“Free electricity” could be just around the corner.
Thanks to the increasing role of solar photovoltaics and other renewables, electricity could soon be free, or at least ‘too cheap to meter’, meaning how we pay for power will have to be rethought in the future.
As we move away from fossil fuels and ultimately rely on renewables (and nuclear), according to The Ecologist, industry costs will be determined by the number and size of the electricity generators needed, rather than the fuel burned in them. Historically, the cost of power has been governed by the price of oil, coal and gas.
Over the coming years, to meet national and European targets for CO2 and industrial pollution, existing coal plants will be phased out and gas will be reserved for periods of peak demand. Most electricity will be provided by nuclear and renewables, supplemented during the winter by gas and some coal. There will be considerable costs in building the infrastructure needed to phase out traditional power stations, but, once this has been built, the ‘fuel’ – wind, sun, even nuclear – has little or no costs. For renewables, operating costs will effectively be zero.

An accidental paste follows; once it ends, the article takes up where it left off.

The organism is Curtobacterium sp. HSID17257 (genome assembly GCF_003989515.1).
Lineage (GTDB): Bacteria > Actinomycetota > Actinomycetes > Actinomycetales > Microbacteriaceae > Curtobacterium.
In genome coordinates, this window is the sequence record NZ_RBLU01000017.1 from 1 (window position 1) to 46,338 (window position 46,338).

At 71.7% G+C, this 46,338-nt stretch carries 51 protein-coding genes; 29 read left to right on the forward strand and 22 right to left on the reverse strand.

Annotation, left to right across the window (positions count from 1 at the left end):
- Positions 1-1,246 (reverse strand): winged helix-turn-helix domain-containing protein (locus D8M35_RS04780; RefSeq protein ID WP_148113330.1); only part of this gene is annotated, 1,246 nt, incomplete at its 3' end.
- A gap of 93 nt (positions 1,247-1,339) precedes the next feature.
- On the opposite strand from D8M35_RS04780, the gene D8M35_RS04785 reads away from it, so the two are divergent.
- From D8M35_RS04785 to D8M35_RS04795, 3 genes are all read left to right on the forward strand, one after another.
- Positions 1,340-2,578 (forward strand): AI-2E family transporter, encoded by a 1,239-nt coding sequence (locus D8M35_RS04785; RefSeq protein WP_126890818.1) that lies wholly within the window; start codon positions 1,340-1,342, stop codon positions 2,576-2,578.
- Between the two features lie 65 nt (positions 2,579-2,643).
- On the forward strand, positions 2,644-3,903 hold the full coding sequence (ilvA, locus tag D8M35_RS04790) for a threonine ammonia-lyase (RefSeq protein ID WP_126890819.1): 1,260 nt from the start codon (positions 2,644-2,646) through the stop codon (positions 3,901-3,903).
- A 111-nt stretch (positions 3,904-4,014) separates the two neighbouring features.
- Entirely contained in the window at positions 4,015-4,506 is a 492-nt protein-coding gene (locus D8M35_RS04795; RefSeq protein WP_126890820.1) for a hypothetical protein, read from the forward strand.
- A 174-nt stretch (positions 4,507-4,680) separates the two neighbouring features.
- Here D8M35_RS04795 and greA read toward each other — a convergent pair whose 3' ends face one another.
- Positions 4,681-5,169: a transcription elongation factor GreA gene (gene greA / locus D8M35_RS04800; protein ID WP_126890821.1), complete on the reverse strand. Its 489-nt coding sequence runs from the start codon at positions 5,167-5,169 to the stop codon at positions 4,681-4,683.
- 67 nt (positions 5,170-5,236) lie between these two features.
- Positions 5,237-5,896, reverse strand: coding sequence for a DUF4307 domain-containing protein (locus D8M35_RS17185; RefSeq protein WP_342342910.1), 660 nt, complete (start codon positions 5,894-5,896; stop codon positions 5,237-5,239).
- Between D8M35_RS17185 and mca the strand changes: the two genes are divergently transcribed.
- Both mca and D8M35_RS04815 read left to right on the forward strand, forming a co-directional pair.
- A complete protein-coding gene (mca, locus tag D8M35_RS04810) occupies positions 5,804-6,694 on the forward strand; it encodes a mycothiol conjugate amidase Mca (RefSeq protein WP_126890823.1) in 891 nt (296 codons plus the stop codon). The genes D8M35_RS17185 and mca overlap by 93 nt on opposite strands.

At peak times in the winter, when sun is scarce and demand is high, fossil fuels would have to contribute, which could see a surge in price at the point when we need power most. In the summer, however, electricity could be ‘free’. If consumers were charged on their contribution to national peak load, rather than energy consumption, energy could really become too cheap to meter.
Read the full article, here: